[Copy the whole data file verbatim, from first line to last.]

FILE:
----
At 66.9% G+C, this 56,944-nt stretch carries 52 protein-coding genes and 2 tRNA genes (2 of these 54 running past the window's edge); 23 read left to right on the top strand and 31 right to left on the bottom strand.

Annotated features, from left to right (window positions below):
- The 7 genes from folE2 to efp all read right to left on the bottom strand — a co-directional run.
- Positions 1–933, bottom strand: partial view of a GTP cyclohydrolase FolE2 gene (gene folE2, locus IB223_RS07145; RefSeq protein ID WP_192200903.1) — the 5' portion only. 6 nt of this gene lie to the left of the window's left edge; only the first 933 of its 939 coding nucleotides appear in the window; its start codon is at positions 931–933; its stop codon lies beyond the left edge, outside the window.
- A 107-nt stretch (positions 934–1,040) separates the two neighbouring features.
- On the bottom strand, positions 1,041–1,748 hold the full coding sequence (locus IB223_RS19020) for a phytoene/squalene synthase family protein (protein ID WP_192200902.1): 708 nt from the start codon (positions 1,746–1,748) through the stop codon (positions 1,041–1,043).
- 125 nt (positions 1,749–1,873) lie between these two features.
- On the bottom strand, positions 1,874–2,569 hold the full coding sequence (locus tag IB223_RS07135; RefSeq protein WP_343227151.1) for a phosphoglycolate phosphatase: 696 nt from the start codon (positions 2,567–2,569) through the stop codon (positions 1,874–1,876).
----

At 66.9% G+C, this 56,944-nt stretch carries 52 protein-coding genes and 2 tRNA genes (2 of these 54 running past the window's edge); 23 read left to right on the top strand and 31 right to left on the bottom strand.

Annotated features, from left to right (window positions below):
- The 7 genes from folE2 to efp all read right to left on the bottom strand — a co-directional run.
- Positions 1–933, bottom strand: partial view of a GTP cyclohydrolase FolE2 gene (gene folE2, locus IB223_RS07145; RefSeq protein ID WP_192200903.1) — the 5' portion only. 6 nt of this gene lie to the left of the window's left edge; only the first 933 of its 939 coding nucleotides appear in the window; its start codon is at positions 931–933; its stop codon lies beyond the left edge, outside the window.
- A 107-nt stretch (positions 934–1,040) separates the two neighbouring features.
- On the bottom strand, positions 1,041–1,748 hold the full coding sequence (locus IB223_RS19020) for a phytoene/squalene synthase family protein (protein ID WP_192200902.1): 708 nt from the start codon (positions 1,746–1,748) through the stop codon (positions 1,041–1,043).
- 125 nt (positions 1,749–1,873) lie between these two features.
- On the bottom strand, positions 1,874–2,569 hold the full coding sequence (locus tag IB223_RS07135; RefSeq protein WP_343227151.1) for a phosphoglycolate phosphatase: 696 nt from the start codon (positions 2,567–2,569) through the stop codon (positions 1,874–1,876).